“I just opened the Muffle table; white powder and a square piece of glass just fell out. I looked up inside and I see white powder and cracking on my muffle windings. What is going on?”
Here is what’s going on:
The quartz tube that the heater coils or muffle windings run through is a dynamic piece of the heat dispersion in your muffle. Remember that it is heating and cooling, expanding and contracting with each cycle you run in the furnace. The quartz can convert to Crystobalite, which is the white powder you see, on the outside of the tubing.
“At 870C quartz ceases to be stable, but in the absence of fluxes, does not alter until a much higher temperature is reached, when, depending on the temperature and nature of fluxes present, it is converted into the polymorphs of Cristobalite and/or Tridymite” (1) . This is a conversion that happens at a much higher temperature than exists in the muffle; however in the presence of contaminants, which act as fluxes on the quartz, this temperature is dramatically lowered.
If left untreated, this will lead to weakening of the tubing and eventually the cracking (crazing) and breaking away of pieces of the quartz. Once this happens the heater coil can begin to stretch during heating and even extend through the opening in the tube. Eventually the muffle will fail.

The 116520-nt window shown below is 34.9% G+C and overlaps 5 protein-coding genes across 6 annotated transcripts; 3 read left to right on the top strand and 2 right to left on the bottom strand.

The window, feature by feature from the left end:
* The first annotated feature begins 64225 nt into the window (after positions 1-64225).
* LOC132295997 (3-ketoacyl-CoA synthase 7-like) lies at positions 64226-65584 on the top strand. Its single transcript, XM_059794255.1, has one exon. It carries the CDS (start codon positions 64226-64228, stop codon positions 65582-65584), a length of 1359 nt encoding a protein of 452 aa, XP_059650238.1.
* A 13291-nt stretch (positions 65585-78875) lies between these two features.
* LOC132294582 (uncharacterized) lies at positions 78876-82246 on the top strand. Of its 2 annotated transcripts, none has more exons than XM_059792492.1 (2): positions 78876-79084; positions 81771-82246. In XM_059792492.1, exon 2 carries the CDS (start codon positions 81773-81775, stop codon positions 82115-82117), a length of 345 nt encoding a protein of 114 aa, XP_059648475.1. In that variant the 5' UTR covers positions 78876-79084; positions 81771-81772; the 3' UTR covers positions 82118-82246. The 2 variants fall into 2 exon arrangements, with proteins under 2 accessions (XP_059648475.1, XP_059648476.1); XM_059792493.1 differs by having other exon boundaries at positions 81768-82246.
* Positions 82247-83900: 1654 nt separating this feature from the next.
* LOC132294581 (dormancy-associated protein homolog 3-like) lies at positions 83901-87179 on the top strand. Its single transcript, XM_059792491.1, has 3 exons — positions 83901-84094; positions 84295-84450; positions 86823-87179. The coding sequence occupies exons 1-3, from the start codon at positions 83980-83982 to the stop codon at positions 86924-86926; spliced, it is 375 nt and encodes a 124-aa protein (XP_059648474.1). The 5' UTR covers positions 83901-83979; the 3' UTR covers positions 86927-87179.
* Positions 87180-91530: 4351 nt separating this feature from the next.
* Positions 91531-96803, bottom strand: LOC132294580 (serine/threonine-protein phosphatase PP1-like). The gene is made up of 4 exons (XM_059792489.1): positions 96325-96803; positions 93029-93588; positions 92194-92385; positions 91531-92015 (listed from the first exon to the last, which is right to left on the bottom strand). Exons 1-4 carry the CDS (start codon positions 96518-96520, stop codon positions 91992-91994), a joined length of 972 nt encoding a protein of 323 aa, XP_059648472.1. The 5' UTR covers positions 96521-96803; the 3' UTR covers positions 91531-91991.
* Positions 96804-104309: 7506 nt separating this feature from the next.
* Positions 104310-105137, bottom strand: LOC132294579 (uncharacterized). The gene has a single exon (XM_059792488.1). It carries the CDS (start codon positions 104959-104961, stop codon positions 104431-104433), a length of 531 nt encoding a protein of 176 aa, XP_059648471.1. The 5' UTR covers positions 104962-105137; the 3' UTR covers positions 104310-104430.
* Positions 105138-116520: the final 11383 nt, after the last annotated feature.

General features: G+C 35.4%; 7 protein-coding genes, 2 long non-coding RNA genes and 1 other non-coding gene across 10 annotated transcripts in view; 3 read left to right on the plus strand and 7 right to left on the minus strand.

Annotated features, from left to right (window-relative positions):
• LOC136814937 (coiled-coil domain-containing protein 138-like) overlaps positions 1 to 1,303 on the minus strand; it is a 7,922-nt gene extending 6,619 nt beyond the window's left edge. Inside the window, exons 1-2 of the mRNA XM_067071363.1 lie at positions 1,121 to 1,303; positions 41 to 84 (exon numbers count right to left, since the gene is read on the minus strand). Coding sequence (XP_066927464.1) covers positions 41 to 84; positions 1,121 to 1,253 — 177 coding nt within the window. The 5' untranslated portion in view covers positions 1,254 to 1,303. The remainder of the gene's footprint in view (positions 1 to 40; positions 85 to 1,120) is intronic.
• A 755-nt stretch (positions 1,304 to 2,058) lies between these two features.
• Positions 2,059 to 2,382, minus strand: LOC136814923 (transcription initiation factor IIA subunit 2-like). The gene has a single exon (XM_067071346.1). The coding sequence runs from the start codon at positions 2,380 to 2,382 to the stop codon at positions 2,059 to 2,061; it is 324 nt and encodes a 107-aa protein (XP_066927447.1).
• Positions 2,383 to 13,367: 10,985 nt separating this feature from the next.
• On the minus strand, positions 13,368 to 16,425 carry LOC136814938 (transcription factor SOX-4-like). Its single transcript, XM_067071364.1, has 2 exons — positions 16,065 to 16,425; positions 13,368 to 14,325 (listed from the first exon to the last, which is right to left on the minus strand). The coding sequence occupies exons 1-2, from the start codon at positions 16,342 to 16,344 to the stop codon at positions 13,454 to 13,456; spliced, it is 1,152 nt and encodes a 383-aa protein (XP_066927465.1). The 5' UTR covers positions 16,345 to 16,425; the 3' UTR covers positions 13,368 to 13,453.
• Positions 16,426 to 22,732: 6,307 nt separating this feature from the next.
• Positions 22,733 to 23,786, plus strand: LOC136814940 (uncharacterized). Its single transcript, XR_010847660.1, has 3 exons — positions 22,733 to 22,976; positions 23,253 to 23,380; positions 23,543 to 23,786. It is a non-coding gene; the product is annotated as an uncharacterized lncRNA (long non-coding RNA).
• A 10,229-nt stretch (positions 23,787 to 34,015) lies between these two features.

How can I prevent it?
In order to help prevent this from occurring, you should be removing the contaminants or “PURGING” the muffle on a regular basis. There are products on the market, which advertise use in this process, but the most important part is reaching a high temperature and holding the temperature to drive contaminants away from the surfaces and into the colder areas of the muffle. These purge programs can be obtained through the Technical Support arm of the furnace manufacturer. If you are using a Whip Mix Pro100 Series Furnace click here for the purging instructions, for the Pro200 Series Furnce, click here.
(1) ^ Wikipedia… Dictionary of Ceramics. Arthur Dodd & David Murfin. 3rd Edition. The Institute of Materials. 1994.